Academic journal article Theological Studies

A Trinitarian Response to Issues Raised by Peter Phan

Academic journal article Theological Studies

A Trinitarian Response to Issues Raised by Peter Phan

Article excerpt

MOST PEOPLE INTERESTED IN CATHOLIC THEOLOGY are aware that a recent book by Peter Phan, Being Religious Interreligiously, was subjected to investigation by the Vatican Congregation for the Doctrine of the Faith (CDF) and the Committee on Doctrine for the United States Conference of Catholic Bishops (USCCB). (1) Now the Committee has issued a statement on behalf of the Conference identifying the most serious "problematic aspects of the book" and providing "a positive restatement of Catholic teaching on the relevant points." (2) It is to be hoped that with this statement the affair as a doctrinal and pastoral issue will now be over, but the specifically theological questions remain for continued reflection and discussion by theologians. The present article is a tentative first step in this direction.

With this work, Phan, a Vietnamese-American admirer and supporter of the theological vision of the Federation of Asian Bishops' Conferences, completes a trilogy on the Federation's avowed mission of pursuing a threefold dialogue, namely, with the Asian peoples (especially their poor), the Asian cultures, and the Asian religions. The last named of these is the subject of Phan's present book. Interreligious dialogue involving Christianity has to face squarely this religion's claim that "there is one mediator between God and humankind, Christ Jesus, himself human, who gave himself as a ransom for all" (1 Tim 2:5), along with the related issues of the salvific effectiveness of the non-Christian religions and the uniqueness of the church as "the universal sacrament of salvation." (3) Phan has not shirked these issues, and it was precisely his efforts in their regard that troubled the doctrinal authorities to the point of pursuing their newly completed investigation.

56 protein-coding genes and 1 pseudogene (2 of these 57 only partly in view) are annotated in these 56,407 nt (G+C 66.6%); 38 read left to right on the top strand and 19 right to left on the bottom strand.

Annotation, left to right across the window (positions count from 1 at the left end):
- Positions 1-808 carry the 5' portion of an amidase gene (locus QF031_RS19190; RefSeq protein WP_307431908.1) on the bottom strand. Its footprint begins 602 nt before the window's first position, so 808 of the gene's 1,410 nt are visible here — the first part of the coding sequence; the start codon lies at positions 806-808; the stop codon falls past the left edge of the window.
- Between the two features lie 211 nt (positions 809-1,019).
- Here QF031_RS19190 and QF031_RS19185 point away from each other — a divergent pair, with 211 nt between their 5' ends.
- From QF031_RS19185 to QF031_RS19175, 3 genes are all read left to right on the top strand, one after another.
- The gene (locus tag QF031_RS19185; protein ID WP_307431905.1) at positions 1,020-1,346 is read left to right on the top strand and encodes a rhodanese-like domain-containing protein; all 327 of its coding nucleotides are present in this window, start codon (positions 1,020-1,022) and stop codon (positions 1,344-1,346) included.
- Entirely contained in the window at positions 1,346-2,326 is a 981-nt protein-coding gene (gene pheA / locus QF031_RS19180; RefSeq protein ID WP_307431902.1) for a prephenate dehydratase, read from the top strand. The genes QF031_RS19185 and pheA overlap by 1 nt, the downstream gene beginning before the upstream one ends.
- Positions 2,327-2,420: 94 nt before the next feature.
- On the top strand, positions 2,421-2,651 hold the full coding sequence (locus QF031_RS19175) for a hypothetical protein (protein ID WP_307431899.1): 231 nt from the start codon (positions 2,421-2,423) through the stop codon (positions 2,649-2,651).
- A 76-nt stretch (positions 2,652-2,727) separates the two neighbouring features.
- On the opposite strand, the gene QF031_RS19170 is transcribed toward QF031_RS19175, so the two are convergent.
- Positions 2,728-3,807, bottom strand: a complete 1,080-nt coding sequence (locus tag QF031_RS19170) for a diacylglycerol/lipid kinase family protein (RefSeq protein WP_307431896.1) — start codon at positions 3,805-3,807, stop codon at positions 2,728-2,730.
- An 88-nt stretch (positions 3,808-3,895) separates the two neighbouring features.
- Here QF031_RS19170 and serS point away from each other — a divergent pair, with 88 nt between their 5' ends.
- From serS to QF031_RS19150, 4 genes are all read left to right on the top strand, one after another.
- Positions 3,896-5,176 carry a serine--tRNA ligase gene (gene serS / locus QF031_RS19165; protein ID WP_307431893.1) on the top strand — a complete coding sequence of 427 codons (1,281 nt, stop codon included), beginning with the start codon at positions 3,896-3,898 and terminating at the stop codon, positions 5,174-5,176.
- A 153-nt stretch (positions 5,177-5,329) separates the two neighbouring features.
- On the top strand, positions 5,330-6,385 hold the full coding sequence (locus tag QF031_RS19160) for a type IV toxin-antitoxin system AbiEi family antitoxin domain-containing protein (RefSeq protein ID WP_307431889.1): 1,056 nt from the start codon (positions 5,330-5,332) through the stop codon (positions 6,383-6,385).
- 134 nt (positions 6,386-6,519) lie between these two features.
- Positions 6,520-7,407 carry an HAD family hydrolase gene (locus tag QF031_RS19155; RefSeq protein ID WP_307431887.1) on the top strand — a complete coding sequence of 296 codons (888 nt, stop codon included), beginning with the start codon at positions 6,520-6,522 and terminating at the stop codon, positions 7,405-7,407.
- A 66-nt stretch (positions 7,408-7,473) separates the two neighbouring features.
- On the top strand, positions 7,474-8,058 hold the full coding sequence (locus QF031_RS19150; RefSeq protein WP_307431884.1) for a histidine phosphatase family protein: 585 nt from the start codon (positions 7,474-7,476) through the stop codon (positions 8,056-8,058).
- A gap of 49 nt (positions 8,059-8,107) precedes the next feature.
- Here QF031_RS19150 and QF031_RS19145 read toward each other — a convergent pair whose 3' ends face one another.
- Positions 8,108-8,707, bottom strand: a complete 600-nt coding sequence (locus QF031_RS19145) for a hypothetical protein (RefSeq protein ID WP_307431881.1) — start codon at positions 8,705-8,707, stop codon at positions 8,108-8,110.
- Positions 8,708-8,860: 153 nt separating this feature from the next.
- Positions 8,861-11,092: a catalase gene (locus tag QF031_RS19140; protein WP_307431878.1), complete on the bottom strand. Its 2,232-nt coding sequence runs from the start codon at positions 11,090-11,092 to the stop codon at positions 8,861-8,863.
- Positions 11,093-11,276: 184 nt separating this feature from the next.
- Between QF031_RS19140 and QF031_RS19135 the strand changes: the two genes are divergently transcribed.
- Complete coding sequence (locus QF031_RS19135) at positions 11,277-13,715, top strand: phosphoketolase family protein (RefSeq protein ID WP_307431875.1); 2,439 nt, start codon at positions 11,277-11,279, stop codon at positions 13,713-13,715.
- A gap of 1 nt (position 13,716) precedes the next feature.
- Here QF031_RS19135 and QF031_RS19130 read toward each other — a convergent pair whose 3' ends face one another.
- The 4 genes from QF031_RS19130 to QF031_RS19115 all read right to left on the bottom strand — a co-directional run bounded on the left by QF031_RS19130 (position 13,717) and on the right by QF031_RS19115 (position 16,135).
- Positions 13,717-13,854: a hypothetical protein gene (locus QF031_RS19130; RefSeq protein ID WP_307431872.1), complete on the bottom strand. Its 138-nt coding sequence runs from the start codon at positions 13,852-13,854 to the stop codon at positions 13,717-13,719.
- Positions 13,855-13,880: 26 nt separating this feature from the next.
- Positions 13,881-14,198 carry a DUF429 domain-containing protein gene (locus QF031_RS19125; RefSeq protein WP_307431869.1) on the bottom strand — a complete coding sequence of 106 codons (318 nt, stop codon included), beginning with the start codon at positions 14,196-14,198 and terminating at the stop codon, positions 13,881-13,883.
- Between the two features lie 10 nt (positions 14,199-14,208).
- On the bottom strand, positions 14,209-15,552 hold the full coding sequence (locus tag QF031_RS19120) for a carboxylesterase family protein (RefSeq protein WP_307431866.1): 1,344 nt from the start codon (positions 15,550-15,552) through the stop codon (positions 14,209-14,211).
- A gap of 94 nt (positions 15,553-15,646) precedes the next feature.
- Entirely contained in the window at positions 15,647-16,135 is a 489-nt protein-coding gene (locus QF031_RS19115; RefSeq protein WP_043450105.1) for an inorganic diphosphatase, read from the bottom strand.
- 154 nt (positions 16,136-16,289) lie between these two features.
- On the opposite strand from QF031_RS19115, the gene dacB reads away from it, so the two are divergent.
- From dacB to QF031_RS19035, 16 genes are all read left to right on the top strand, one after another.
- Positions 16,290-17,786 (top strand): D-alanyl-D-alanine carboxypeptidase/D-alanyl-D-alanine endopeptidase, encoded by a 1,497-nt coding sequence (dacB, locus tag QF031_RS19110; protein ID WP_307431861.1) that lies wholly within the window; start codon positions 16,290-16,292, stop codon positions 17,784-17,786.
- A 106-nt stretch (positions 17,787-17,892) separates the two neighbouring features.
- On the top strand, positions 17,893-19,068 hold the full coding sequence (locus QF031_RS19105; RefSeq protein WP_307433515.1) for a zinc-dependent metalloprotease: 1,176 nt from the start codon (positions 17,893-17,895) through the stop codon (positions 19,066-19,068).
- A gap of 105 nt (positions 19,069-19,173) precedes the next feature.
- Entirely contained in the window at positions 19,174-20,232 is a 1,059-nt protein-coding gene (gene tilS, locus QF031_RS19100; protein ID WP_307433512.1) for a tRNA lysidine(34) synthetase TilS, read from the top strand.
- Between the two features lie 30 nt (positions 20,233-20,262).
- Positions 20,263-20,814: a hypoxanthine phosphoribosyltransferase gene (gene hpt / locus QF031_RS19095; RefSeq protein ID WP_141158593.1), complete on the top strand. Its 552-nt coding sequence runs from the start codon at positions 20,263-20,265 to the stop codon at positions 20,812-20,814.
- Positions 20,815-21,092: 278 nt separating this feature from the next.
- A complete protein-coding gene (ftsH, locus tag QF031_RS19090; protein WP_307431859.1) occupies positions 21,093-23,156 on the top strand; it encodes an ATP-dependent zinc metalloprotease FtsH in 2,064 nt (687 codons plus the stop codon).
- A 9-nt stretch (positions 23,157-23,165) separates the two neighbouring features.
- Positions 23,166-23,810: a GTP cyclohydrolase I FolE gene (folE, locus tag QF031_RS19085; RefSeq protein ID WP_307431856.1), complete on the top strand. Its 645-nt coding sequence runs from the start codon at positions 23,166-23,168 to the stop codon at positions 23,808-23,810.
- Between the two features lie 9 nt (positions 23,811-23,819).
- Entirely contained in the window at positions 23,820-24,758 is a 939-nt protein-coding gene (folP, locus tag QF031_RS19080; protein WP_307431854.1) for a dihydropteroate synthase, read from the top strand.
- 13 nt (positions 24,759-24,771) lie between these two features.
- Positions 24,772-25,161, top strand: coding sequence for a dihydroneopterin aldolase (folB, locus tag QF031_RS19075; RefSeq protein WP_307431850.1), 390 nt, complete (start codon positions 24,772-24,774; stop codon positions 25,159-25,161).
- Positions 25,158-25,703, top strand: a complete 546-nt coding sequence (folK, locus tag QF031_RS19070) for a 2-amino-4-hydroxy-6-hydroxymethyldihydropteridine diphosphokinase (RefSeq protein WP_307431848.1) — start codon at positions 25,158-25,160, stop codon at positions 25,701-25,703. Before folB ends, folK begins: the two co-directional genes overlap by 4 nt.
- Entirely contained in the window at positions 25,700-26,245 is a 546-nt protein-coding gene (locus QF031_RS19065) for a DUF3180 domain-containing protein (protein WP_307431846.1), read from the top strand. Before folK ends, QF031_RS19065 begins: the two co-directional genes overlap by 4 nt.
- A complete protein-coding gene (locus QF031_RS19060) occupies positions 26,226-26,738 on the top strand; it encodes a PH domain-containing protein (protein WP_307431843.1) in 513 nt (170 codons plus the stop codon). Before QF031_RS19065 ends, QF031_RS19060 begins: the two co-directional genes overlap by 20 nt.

According to religion journalist John Allen in a recent report, the Roman observations run to 19 points, which Allen reduces to the six "most serious." (4) The Committee on Doctrine, on the other hand, made just three complaints, which coincide with the three named above. They were worded as follows: "the uniqueness of Jesus Christ and the universality of his salvific mission," "the salvific significance of the non-Christian religions," and "the uniqueness of the church as the universal instrument of salvation." These complaints also provide the framework of the bishops' statement. Among the Roman observations there is one that to my mind--because of the trinitarian character of my response--is at least as important as those just mentioned, namely, that "[according to Phan] the Holy Spirit operates in a saving way in non-Christian religions independently of the Logos (meaning Christ as the Word of God)." (5) Although the Roman complaints range more widely than the U.S. ones, the latter can be seen as largely a restatement of the most important elements of the former (apart from the one I have noted). The single most important of them, and key to the others, is the first, the uniqueness of Christ, and accordingly, this is the one on which I will concentrate here.

My aim is to address the three U.S. complaints, with emphasis on the first, and to do so within a trinitarian context that takes due account of the relationship between the third and second Persons of the Trinity. This the U.S. statement does not do. Rather than criticize Phan (even if some criticism will be unavoidable), my purpose will be to suggest a more viable approach to interreligious dialogue. For Phan's precise approach can hardly be considered viable in its present condition, as can be seen from the bishops' summary statement, "While Being Religious Interreligiously addresses a number of issues that are crucial in the life of the contemporary Church, it contains certain pervading ambiguities and equivocations that could easily confuse or mislead the faithful, as well as statements that, unless properly clarified, are not in accord with Catholic teaching." (6) Phan's concerns in his book are ones with which most theologians will sympathize, and official decisions made about them will be important for the future direction of the Church. …

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